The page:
Researchers at Canada’s Ontario Veterinary College analyzed the electronic veterinary health data of over 19 million cats and found that not only do cats tend to put on weight as they age, but they also have been getting fatter over the past few decades.
The study, published in the Journal of the American Veterinary Medical Association, found that a cat’s weight will gradually increase until it is around 8 years of age. Male cats tend to be heavier than females, and spayed/neutered cats tend to be heavier than unaltered cats.
Purebred cats reach their peak weight between 6 and 10 years of age, while non-purebred domestic cats peak at 8 years.
The mean weight of cats has increased overall from 1995 to 2005. However, weight has held steady between 2005 and 2015.
Researchers note that many cats in the study had only one weight on file, suggesting that regular vet visits where weight is taken are uncommon for many pet cats. They say that cats can be overlooked when it comes to health studies because they go to the vet less frequently than dogs.
In an article on the study, the researchers urge owners to monitor their cat’s weight regularly, including at-home weigh-in sessions. They note that unusual weight loss or gain can be a sign of a serious underlying health problem.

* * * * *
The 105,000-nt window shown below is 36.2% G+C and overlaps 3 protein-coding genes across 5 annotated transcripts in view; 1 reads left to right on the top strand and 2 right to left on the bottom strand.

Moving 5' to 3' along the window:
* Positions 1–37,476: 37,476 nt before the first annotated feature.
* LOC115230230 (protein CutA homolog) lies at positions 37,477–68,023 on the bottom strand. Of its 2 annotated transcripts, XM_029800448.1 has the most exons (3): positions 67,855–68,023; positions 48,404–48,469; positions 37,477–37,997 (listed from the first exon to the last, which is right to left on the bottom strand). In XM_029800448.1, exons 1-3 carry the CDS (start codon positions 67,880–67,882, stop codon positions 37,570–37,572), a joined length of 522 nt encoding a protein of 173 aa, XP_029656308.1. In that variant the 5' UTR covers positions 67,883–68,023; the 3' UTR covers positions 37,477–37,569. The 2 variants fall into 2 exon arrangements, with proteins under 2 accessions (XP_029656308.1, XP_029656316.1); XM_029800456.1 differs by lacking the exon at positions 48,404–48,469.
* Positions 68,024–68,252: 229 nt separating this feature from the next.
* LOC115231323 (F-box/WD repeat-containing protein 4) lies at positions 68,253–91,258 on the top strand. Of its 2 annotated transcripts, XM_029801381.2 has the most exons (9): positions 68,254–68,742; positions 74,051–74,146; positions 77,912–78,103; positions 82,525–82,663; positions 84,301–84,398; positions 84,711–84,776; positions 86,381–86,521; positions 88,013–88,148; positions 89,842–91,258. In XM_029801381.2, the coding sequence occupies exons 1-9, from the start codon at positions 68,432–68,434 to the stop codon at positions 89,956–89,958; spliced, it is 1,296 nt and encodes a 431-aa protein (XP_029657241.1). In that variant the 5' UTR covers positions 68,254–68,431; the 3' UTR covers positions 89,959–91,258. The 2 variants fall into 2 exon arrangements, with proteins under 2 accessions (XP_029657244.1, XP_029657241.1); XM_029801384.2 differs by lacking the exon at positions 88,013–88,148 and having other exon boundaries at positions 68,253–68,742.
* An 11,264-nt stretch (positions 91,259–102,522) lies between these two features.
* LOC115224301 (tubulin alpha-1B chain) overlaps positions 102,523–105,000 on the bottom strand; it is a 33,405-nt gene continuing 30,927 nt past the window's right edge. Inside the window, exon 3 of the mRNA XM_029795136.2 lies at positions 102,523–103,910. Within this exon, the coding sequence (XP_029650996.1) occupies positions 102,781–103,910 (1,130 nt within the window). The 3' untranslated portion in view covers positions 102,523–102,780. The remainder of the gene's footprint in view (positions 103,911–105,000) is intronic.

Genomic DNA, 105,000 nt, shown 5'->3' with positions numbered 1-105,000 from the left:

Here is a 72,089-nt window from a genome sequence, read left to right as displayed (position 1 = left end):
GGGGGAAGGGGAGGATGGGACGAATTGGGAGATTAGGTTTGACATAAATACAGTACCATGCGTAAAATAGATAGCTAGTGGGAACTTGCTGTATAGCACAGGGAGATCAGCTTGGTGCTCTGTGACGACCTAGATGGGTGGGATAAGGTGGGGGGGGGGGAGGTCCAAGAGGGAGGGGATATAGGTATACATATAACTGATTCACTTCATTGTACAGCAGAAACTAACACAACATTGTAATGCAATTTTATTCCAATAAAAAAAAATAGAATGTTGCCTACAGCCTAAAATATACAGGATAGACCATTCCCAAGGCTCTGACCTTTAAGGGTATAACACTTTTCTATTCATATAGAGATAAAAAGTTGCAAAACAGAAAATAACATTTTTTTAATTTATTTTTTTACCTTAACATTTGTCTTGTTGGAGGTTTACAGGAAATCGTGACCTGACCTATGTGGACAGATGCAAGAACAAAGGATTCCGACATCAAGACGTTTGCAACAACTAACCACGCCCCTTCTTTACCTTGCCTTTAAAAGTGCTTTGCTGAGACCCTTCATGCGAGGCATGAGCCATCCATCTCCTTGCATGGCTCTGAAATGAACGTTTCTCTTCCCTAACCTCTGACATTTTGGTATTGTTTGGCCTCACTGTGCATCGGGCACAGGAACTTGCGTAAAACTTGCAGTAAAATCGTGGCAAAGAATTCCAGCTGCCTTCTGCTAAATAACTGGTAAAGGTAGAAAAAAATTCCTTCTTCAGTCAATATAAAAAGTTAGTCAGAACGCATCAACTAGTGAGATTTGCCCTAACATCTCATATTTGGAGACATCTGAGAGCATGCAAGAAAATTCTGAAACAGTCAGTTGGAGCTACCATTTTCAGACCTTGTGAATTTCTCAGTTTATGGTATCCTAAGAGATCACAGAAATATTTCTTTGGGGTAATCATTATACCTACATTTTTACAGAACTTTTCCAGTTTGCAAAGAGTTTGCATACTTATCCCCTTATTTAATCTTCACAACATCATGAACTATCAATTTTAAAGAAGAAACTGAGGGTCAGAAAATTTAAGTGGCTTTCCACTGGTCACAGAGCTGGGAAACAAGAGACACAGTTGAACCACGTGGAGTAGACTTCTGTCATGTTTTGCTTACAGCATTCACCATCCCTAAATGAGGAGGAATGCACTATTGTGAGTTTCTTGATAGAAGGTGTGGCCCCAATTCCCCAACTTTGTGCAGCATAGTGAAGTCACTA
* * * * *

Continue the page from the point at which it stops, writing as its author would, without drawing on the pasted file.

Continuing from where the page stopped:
This adorable Golden Retriever is Charlie, a much-loved military family pet. Charlie got into some trouble recently and swallowed a razor. His vets at the Pet Emergency and Specialty Center in La Mesa, CA told Charlie’s parents that he needed emergency surgery.
Charlie’s parents began to raise money for the surgery but needed a little extra help. They applied for a FACE grant and we were able to provide additional funds that enabled Charlie to have the gastrotomy surgery he urgently needed.
Charlie is now back at home recovering with his humans!
We’ve all seen a lot of news stories about the dangers of leaving your dog in a hot car, but did you know that a simple stroll on the sidewalk can blister your pup’s paws when the weather is hot?
KUTV in Salt Lake City talked to a local veterinarian about the dangers of hot sidewalks. He took a thermometer outside on a hot day and measured the temperature on a sunny sidewalk. It registered 131 degrees! In contrast, the shade temperature was just 80 degrees.
Paw blisters can happen in minutes, so to protect your dog, be sure to walk her on grass and in the shade. Early morning is the safest time of day.